The future of the front office

While increased regulatory scrutiny and market volatility continue to put pressure on the front office, new technology, machine learning and data science are reshaping trading.
27 Jan, 2023

Automating and streamlining the front office

Data science enabled technologies, specifically machine learning and deep learning, have become an integral part of front office processes. Initially, these tools were used for analysing large data sets to improve decision making. Now, more and more firms are using these technologies to automate front-office processes, such as pre- and post-trade analysis, regulatory reporting and, in some cases, even trading itself.

In recent years, the availability of large structured and unstructured datasets, combined with the exponential increase in computing power, has seen a huge growth in machine learning applications across the financial markets.

Across the front office, banks are applying this new technology and machine learning techniques to high frequency trading and algorithmic trading. “Systematic market-making is something that banking clients are definitely getting involved in, especially the bigger banks have already started implementing it a while ago. And now, I think that most other dealers will have to join in this trend and it will become a prerequisite and a necessary ingredient of the market-making in the future,” comments Alexei Tchernitser, Director, Product Management at Quantifi.

Quantifi recently hosted a webinar with on the “Front-office reboot: how new technology, ML and data science are reshaping trading”. During the webinar, participants were surveyed on how new technology is being utilised.

Are you aware of firms using fully automated machine learning solutions for decision making in any of the following areas?

Are you aware of firms using fully automated machine learning solutions for decision making in any of the following areas?

Machine learning & decision making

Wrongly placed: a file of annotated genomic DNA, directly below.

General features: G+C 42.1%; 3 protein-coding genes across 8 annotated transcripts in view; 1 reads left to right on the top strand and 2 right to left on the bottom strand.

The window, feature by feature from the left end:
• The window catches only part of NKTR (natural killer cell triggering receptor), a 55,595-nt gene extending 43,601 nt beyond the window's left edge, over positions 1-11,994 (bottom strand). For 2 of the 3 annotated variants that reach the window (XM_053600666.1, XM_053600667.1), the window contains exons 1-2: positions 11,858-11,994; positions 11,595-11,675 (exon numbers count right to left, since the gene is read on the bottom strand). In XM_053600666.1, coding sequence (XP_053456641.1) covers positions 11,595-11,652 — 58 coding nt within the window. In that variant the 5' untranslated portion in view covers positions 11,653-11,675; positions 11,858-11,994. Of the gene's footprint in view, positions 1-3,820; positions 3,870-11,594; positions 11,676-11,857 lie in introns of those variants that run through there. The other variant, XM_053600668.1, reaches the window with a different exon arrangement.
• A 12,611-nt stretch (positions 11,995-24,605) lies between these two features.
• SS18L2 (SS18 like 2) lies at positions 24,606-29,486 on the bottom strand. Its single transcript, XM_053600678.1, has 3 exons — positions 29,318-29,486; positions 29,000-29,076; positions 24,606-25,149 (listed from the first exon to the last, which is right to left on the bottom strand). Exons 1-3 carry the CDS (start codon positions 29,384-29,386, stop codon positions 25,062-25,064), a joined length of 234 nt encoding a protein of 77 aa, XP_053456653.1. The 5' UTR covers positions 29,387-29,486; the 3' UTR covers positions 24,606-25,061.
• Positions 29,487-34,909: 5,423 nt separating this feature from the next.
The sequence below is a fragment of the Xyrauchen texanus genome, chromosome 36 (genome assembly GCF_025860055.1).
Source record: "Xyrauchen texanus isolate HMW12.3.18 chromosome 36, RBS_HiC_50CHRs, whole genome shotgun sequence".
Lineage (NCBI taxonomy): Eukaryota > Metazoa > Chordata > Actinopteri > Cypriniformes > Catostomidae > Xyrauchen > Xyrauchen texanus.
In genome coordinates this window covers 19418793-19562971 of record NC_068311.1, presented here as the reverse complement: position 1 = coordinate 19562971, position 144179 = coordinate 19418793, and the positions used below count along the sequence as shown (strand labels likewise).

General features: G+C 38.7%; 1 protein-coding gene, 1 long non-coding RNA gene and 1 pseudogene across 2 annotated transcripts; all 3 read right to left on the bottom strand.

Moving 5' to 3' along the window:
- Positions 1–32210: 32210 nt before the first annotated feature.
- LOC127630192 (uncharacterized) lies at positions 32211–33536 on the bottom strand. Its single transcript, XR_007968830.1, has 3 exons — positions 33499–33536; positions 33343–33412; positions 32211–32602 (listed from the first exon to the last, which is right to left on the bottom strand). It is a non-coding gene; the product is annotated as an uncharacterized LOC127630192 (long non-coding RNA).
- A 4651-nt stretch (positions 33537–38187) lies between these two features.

Algorithmic trading (50 percent) and systematic market making (38 percent) are two use cases where machine learning can be utilised. Whilst humans are very good at making decisions, we are limited as to how fast we can make them which is why this type of activity is so well suited to machine learning. However, one of the downsides of the machine learning model is that whilst it allows for faster decision making, it can be very slow to learn. For example, if there is a change in the market – a decision from the Fed or something happening geopolitically, such as the war in Ukraine – firms will always need humans on the back-end to reassess these decisions and take over the control from the machine if necessary.

These two use cases are also examples of areas that can benefit from a deep learning or reinforcement learning approach. “In these cases, where you have got high frequency data, you will have a lot of training samples potentially, so this is technically ideal for machine learning to be applied and less so, for example, if you want to do portfolio rebalancing which may occur every month, where you will not have a lot of data,” comments Francois Mercier, Vice President, Senior Data Scientist at Citi.

Cloud migration

Participants were also surveyed about how far along they are in their cloud migration. With increasing demands from customers, greater regulatory requirements and cost efficiency pressures, more and more firms are adopting cloud technology to reduce costs, increase resilience and agility, as well as support the scalability of resources.

How far along are firms in their cloud migration?

How far along are firms in their cloud migration?

0% of firms being 100% complete in their cloud migration does not come as a surprise – especially when it comes to the larger firms. “It’s not surprising that’s the view, I think at SG [Société Générale] we are probably around that [80%]. You know, 80% is the target where we want to get to and we started our journey, probably about ten years ago now,” comments Sohail Raja, Head of Execution Platforms & UK Chief Digital Officer at Société Générale.

For the firms considering cloud computing in the context of data science and machine learning, the next few years are going to be very interesting. Banks are going to be able to interact with FinTech providers much more seamlessly and once firms have this level of access, there will be countless benefits for market participants.

Quantifi has taken full advantage of the trend towards cloud technology by collaborating with cloud providers like Microsoft Azure. The move to cloud offers clients greater speed and agility. By leveraging Microsoft Azure, Quantifi can deliver an elastic platform that can easily scale processing capability up or down and be configured and changed at a granular level to accommodate our clients’ business needs.

When it comes to machine learning, automation and efficiency gains are always central to these kinds of discussions. However, it is important to consider the other benefits of machine learning including innovation around new products, new trade ideas and new functions firms can offer their clients.

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